Britain’s five days of post-election limbo are over as David Cameron, Conservative Party leader and now Prime Minister, announced Britain’s first peacetime coalition government since the 1930s. Ushering in an era of cross-bench unity, Cameron’s Conservatives will join forces with Nick Clegg’s Liberal Democratic Party. Cameron has appointed six Liberal Democrats to the cabinet, including Clegg as his Deputy Prime Minister. In a press conference held today, Cameron said: “We are not just announcing a new government and new ministers. We are announcing a new politics. A new politics where the national interest is more important than party interest, where co-operation wins out over confrontation, where compromise, give and take, reasonable, civilized, grown-up behaviour is not a sign of weakness but a sign of strength.” Clegg added, “Until today, we have been rivals: now we are colleagues. That says a lot about the scale of the new politics which is now beginning to unfold.”
If reading this makes you wonder, as I did, what it would take to see a similar spirit of cooperation sweep Canada’s house of commons, it’s for a good reason. Canadian minority governments—i.e., the last three consecutive ones—are strangely reluctant to form coalitions. Instead of creating solid coalition governments in which the parties are forced to negotiate—in Cameron’s words, creating “a shared agenda and a shared resolve”—Canadian parties tend only to reach across the aisle on a case-by-case basis, leading to constant brinksmanship and partisan sniping.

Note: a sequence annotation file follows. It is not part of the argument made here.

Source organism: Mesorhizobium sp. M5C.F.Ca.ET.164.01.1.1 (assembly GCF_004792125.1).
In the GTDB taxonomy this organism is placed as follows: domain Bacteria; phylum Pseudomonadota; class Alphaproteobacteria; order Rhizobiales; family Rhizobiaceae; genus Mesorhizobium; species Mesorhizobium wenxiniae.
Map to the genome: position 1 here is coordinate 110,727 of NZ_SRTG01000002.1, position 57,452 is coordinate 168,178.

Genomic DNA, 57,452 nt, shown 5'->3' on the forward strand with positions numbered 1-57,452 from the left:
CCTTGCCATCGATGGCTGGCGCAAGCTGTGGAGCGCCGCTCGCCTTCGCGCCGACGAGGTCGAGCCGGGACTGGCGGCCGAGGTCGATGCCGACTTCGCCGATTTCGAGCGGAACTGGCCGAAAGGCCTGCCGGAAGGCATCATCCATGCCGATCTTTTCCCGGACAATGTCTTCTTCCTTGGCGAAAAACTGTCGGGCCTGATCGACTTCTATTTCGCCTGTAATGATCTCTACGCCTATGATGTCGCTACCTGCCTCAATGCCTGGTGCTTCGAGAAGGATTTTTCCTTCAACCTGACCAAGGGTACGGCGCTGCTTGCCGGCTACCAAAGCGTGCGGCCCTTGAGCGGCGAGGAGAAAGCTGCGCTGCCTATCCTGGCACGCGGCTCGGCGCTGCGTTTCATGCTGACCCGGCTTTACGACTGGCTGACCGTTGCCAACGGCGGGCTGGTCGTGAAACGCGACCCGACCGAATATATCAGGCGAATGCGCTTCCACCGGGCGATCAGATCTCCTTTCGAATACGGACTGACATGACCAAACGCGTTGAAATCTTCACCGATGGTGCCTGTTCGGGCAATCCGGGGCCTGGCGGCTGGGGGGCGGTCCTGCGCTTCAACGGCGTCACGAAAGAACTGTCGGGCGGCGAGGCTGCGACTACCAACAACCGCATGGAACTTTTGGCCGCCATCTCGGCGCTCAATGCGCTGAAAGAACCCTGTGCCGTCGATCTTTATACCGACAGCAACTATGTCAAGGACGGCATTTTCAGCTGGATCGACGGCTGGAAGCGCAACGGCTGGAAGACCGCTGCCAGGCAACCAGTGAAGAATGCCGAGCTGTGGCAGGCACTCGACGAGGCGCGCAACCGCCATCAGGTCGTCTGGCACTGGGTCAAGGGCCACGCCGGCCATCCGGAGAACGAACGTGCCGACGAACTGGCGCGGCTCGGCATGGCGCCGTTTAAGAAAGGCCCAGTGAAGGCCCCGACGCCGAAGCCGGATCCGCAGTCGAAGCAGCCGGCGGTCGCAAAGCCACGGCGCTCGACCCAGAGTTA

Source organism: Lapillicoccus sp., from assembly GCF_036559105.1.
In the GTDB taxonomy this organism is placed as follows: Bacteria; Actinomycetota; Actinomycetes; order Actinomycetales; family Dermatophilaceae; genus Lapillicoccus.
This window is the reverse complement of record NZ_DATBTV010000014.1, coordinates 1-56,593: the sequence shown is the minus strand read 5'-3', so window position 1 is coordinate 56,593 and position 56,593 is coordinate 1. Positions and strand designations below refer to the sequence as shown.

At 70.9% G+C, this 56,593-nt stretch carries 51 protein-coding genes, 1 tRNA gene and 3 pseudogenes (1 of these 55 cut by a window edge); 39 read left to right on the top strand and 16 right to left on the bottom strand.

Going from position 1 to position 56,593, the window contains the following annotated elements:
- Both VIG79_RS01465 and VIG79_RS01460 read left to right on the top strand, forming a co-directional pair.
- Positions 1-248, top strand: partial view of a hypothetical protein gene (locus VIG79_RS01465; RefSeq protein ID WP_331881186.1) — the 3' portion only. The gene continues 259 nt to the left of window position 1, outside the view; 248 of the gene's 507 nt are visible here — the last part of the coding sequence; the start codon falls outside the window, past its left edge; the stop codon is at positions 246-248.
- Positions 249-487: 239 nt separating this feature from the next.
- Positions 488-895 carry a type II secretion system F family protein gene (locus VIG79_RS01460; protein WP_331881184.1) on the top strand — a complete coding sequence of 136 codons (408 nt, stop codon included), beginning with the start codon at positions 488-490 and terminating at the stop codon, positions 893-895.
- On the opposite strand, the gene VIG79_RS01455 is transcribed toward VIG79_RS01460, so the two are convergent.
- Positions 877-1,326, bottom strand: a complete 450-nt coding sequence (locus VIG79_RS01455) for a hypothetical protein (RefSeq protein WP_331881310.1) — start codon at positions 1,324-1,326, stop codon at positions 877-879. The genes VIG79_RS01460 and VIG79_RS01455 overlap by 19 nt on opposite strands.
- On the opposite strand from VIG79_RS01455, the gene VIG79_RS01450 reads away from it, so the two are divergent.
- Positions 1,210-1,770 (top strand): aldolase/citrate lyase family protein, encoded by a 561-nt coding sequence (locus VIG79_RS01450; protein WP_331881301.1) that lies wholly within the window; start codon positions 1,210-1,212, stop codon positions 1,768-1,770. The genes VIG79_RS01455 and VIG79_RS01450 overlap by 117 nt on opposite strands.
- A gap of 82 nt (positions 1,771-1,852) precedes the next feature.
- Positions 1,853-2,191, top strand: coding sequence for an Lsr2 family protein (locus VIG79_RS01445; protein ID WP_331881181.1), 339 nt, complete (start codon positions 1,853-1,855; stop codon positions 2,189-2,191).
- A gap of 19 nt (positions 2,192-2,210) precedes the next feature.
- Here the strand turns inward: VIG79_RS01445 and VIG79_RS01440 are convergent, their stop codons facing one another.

The exception, of course, came just six weeks after the 2008 elections when an attempted coalition between Liberals and New Democrats, with support from the Bloc Quebecois, would have ousted Stephen Harper’s conservative minority government from power, creating a majority coalition on the Hill. Harper, in response, prorogued parliament to allow the Liberal Party to consume itself with infighting and ultimately scuttle the coalition.
While Canadian politics has been defined by six years of minority government—six years during which the NDP has not meaningfully advanced the cause of proportional representation, by the way—British politicians have realized the power of broad support, and look set to overhaul their electoral system, too. It’s enough to give a Canadian a serious case of coalition envy.